Answering some common questions on Taiwan’s request to purchase F-16V fighter jets from the United States.
The News Lens
By: the Editors at Illustrated Guide for Weapons and Tactics
The US military’s FMS process
The procurement of weapons is not your run of the mill transaction. There is a strict and official procedure that needs to be followed. If Taiwan is interested in a certain piece of equipment from the United States, for instance, it must first send an LOR (Letter of Request) for the P&A (Price and Availability) data. After the U.S. responds with the initial quote, Taiwan then has to produce a “Request for a LOA (Letter of Offer and Acceptance),” before the US officially sends out a “LOA.”
According to the regulations of the U.S. government’s FMS (Foreign Military Sales), in the first stage, the DOD does not have a definite time limit to respond to the buyer after they receive the “LOR.” However, in the second stage, after receiving the “Request for a LOA,” they need to make a decision on whether or not to sell within six months.
In the 40 years since the severance of Taiwan-U.S. diplomatic relations, the most significant military transaction was when President George H.W. Bush announced the sale of 150 F-16A/B jets in 1992 as he pushed for re-election. When his son, President George W. Bush, was in charge, the U.S. declared their willingness to sell submarines to Taiwan. However, after Taiwan sent out an “LOR,” the transaction was sunk to the bottom of the ocean due to some constraints enforced by the U.S. Department of State. Following that, Taiwan sent another LOR for the then newly developed F-16C/D fighter jets, but yet again, the order did not materialize.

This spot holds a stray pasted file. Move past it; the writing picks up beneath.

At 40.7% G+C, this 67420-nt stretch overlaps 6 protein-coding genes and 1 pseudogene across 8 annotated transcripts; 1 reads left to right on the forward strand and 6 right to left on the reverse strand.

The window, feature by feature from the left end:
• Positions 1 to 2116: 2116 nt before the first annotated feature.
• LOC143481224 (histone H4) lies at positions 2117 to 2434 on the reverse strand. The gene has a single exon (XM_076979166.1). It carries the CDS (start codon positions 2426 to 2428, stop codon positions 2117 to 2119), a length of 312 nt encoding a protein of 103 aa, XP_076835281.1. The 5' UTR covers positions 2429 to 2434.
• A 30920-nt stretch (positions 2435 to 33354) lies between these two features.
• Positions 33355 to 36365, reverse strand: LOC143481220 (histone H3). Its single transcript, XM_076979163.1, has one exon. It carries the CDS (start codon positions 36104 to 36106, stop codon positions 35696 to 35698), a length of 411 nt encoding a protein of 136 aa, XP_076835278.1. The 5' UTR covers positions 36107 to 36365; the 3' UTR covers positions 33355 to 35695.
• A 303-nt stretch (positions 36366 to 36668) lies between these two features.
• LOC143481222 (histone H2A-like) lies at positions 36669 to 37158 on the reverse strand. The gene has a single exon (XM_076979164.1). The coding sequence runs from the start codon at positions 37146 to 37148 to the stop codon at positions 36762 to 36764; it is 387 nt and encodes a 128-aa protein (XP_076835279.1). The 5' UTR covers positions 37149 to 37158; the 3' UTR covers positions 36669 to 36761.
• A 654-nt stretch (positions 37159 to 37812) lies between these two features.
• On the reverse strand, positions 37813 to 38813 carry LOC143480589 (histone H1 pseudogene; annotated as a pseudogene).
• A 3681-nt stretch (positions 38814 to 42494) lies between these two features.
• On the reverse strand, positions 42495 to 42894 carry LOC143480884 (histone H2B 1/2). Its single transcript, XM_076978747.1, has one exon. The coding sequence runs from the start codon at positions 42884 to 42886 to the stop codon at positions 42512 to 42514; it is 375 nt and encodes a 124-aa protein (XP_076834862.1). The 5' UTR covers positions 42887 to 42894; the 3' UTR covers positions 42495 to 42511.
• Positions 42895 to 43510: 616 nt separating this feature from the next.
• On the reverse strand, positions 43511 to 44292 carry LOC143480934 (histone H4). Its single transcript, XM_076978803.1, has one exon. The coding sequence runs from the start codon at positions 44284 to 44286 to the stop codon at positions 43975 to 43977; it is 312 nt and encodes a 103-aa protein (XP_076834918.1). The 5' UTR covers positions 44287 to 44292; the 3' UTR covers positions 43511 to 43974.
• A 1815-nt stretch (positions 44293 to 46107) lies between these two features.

Therefore, from the beginning of this century, throughout both the Chen Shui-bian (陳水扁) and Ma Ying-jeou (馬英九) governments, Taiwan has been pushing to upgrade its relationship with the U.S. to something similar to close-knit allies, so that Taiwan would be able to skip to the second stage of the process and directly propose a “Request for an LOA” instead, allowing the U.S. executive branch to simply respond before the given deadline. At the end of 2018, after many years of hard work, the U.S. finally agreed to move toward a “more normal foreign military sales relationship” with Taiwan.